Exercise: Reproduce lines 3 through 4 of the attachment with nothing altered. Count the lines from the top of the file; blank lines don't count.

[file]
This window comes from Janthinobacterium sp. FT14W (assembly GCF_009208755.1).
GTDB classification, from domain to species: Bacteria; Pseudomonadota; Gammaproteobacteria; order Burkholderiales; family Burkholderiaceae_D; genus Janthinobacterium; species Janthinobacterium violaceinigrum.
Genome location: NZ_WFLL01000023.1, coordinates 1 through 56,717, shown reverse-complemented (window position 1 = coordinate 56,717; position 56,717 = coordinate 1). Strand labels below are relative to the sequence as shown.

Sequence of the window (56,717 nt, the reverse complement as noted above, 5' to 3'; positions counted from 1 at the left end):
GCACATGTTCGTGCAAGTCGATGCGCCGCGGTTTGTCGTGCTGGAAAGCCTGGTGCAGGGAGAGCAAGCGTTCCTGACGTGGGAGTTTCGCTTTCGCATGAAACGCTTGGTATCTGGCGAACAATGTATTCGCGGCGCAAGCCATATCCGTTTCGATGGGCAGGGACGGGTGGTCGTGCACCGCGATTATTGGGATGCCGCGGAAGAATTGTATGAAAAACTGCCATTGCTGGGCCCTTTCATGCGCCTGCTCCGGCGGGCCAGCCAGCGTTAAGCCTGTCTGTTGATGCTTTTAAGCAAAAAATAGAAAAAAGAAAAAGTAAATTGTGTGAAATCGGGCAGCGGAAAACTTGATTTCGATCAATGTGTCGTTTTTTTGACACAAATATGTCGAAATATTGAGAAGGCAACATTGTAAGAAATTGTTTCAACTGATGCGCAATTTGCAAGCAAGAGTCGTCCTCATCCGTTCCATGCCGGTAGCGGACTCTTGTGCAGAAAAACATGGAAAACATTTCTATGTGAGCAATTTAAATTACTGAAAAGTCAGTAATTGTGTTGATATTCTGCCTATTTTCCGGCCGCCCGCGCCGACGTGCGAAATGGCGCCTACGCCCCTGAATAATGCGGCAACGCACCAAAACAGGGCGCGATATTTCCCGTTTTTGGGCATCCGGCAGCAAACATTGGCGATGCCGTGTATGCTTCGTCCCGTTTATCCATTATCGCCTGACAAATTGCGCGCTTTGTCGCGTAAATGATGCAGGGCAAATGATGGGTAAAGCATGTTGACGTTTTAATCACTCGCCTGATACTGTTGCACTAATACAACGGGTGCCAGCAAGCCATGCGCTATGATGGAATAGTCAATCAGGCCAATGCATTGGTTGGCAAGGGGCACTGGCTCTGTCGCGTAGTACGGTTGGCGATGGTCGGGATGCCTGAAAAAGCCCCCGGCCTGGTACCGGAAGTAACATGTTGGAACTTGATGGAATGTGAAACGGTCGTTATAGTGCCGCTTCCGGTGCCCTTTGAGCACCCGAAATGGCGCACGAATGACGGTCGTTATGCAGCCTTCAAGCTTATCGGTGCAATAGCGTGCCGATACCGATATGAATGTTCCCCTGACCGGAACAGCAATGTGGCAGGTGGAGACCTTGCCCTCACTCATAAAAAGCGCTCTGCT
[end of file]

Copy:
Genome location: NZ_WFLL01000023.1, coordinates 1 through 56,717, shown reverse-complemented (window position 1 = coordinate 56,717; position 56,717 = coordinate 1). Strand labels below are relative to the sequence as shown.

Sequence of the window (56,717 nt, the reverse complement as noted above, 5' to 3'; positions counted from 1 at the left end):